It is, for the matter of reality, that there is no mandate under the I&B Code which provides that whether the Resolution Plan’s value shall be more than the liquidation value of the Corporate Debtor. It is this perplexing issue that the case of Orchid Pharma Insolvency deals with. The situation in the Orchid Pharma Insolvency case is also imperative from the I&B Code point of view as it consequently will throw light on the red flags which have remained unscrutinized. The other substantive practical problem which this case circles around is that can a resolution plan be rejected by the Court after its approval from the CoC. Secondly, can the Court slip into the uncharted territory of ‘commercial wisdom’ of CoC.

Factual Background:

  • NCLT:
    • Chennai Based Orchid Pharma was among the 28 Large Corporate Defaulter in the Reserve Bank of India’s Second List of debt laden companies that was referred in for insolvency in August 2017.
  • Order for initiating the Corporate Insolvency Process was passed against the debt laden Company by the Chennai bench on August 17, 2017.[1]
  • Ingen Capital (U.S based Co.) came out as the highest bidder at INR 1490 cr. Albeit, the resolution plan was squashed as Ingen Capital failed to make payment as per the provisions.
  • Thereby, initiating the Second round of Corporate Insolvency Resolution Process (CIRP), in which 3 companies competed in the race to bid for the Orchid Pharma The three companies were:

> Dhanuka Laboratories (Gurgaon-based)

> Accord Life Spec (Chennai-based)

> Covalent Laboratories (Hyderabad-based)

  • After the submission of applications, approval was given by the NCLT, vide Order dated June 25/27, 2019 to the plan submitted by Dhanuka Laboratories Limited (Passed by 67% vote of CoC)

Issue Involved:

  • Whether the approved Resolution Plan submitted by Dhanuka Laboratories Ltd. is viable and feasible or not?
  • Can a Resolution plan’s value be less than the Liquidation Value?


  • NCLAT:
    • After the approval of Resolution plan submitted by Dhanuka Laboratories, an appeal was preferred by Accord Life Spec, which was one of the companies in race to acquire Orchid Pharma.
    • The NCLAT accepted the appeal and further vide its order Dated November 13, 2019, rejected the bid of Dhanuka Laboratories on account of it being lower than the liquidation value
Particulars Amount (in crores)
Total Debt 3200 (Approx.)
Dhanuka’s Laboratories offer 1116.04
Liquidation value 1309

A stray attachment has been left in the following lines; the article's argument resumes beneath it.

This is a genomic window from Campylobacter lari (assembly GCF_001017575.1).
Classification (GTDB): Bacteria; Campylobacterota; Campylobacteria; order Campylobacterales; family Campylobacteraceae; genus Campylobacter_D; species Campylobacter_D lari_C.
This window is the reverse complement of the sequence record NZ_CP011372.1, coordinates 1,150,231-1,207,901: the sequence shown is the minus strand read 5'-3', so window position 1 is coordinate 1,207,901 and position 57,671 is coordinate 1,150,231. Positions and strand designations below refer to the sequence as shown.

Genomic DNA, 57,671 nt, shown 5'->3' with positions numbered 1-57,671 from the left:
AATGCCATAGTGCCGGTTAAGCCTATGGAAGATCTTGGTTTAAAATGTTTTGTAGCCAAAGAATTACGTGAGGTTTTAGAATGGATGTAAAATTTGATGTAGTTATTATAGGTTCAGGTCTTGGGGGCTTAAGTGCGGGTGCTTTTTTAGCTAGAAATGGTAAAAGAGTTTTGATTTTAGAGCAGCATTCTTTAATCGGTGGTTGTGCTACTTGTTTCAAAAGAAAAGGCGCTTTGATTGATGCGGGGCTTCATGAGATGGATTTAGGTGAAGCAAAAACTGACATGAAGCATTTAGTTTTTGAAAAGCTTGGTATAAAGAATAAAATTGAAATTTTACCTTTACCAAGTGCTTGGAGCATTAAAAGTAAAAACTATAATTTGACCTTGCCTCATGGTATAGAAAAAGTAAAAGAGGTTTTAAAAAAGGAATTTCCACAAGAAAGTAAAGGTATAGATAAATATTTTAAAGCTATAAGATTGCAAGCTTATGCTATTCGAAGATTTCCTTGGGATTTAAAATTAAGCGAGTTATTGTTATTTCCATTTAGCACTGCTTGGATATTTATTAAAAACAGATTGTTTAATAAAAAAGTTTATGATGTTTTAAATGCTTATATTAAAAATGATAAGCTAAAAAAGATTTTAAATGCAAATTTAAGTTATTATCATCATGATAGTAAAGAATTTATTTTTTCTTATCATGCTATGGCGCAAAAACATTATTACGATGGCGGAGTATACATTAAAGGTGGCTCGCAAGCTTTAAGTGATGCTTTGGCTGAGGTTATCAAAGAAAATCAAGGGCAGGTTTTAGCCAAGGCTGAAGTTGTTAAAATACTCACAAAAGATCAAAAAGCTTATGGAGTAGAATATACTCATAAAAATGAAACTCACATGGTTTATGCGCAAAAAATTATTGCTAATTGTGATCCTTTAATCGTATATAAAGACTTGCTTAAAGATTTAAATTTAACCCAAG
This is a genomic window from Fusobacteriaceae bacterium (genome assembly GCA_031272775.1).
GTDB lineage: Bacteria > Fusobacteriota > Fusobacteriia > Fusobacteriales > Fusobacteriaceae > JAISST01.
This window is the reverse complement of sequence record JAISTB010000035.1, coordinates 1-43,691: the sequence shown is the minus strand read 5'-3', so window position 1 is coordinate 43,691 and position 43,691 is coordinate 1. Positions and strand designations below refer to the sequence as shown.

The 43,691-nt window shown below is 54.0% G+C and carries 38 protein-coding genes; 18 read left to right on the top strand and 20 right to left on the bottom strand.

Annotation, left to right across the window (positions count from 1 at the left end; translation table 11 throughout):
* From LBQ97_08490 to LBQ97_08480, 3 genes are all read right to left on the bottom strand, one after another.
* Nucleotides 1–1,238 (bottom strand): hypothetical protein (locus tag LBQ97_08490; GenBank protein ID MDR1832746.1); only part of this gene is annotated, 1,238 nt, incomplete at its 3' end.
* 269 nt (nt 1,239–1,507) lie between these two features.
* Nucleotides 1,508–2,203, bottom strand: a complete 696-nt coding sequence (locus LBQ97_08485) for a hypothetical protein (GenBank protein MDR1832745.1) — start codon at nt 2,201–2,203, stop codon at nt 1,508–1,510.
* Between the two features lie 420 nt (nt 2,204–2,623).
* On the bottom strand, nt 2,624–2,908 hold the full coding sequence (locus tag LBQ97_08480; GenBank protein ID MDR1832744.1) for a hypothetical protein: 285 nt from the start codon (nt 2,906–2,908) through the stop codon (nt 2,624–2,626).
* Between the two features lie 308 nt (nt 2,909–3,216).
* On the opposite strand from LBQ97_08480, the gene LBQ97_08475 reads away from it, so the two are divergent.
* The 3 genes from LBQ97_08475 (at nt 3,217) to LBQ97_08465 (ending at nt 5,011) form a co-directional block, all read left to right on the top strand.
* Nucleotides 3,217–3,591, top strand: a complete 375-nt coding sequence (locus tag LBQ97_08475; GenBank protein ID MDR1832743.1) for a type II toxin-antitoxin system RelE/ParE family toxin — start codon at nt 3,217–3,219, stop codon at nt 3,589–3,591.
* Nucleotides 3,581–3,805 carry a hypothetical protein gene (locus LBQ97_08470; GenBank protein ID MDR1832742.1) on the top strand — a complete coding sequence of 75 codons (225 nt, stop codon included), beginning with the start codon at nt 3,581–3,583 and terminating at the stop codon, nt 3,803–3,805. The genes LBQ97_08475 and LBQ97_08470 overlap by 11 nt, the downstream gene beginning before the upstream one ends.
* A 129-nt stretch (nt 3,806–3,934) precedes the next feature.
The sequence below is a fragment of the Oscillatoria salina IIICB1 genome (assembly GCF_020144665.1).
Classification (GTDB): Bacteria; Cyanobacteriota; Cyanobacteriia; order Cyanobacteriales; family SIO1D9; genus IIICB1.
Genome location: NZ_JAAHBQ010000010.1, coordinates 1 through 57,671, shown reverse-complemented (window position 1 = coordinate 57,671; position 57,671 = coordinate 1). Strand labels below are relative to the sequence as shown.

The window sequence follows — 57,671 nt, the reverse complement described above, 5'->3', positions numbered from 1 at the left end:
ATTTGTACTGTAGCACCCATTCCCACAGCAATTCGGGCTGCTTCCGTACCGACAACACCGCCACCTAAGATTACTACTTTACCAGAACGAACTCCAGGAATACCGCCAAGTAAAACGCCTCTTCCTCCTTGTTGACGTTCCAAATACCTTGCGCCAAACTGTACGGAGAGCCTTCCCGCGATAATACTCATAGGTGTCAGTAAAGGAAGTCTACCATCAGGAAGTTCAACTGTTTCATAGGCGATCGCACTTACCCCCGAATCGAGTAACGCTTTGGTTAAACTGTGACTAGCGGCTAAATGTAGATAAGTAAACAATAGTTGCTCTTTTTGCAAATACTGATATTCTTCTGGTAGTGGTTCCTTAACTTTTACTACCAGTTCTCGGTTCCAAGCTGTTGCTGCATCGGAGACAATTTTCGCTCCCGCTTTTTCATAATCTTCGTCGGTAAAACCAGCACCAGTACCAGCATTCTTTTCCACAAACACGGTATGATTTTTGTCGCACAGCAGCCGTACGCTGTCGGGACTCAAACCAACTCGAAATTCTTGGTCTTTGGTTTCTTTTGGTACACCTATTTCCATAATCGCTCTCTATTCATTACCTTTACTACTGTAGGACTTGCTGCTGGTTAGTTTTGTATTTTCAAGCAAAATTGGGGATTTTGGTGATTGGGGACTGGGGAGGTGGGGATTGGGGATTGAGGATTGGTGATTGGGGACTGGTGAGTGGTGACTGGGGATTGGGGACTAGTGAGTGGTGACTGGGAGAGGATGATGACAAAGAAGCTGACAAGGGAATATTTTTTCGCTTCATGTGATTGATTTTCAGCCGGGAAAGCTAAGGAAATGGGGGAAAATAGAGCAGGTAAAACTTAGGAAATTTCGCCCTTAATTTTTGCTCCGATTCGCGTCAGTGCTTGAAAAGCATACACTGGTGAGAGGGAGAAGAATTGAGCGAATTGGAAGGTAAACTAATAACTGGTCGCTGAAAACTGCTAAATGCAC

• Raison d’etre for the order delivered:

“…the basic feature of the I&B Code was that an ‘Operational Creditor’ cannot be paid anything less than the ‘Liquidation Value’ and the basic principle is the maximization of the assets of the ‘Corporate Debtor’, balancing all the stakeholders by maximization of their assets, no ‘Resolution Plan’ can offer any amount upfront or by other way, which is less than the ‘Liquidation Value’. It will be against the object of the Code as also the provisions of Section 30(2) of the I&B Code,”[2]

The relevant portion of S.30 has been re-capitulated below:

“30. Submission of resolution plan.—(1) A resolution applicant may submit a resolution plan along with an affidavit stating that he is eligible under section 29A to the resolution professional prepared on the basis of the information memorandum.

(2) The resolution professional shall examine each resolution plan received by him to confirm that each resolution plan—

xxx xxx xxx

(b) provides for the payment of debts of operational creditors in such manner as may be specified by the Board which shall not be less than the amount to be paid to the operational creditors in the event of a liquidation of the corporate debtor under section 53;

Further Proceedings:

    • Supreme Court in its order dated December 6, 2019 provided for interim stay on NCLAT scrapping of Dhanuka’s resolution plan.
    • The order came after an appeal was filed by SBI, contending that Appellate Tribunal erred while overriding the commercial wisdom of CoC.


The NCLAT has certainly made its position clear, with respect to the sum which a Resolution Plan should offer. However, this is not the final word on the issue as the Supreme Court is yet to consider this aspect. The appeal has left the question hanging in the air and it still remains to be seen whether the explanation given by the NCLAT will be upheld by the Supreme Court as and when it is called upon to decide the issue.

The main takeaway from this case would be the understanding of whether the Tribunals can transgress into the forte of decision making by the CoC and whether the acceptance of a Resolution Plan below the Liquidation Value is a procedural deviation or not? As long as these questions remain unanswered it will be interesting to see how the provision of the Code are ironed out and the confusion surrounding them reduced. Perhaps the Supreme Court will decide this matter once and for all in the future.


[1] Lakshmi Villas Bank v. Orchid Pharma Ltd, CP/540/(IB)/CB/2017.

[2] Accord Life Spec Private Limited v. Orchid Pharma Limited & Ors. CA(AT)(Ins)No. 761 of 2019.

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January 2021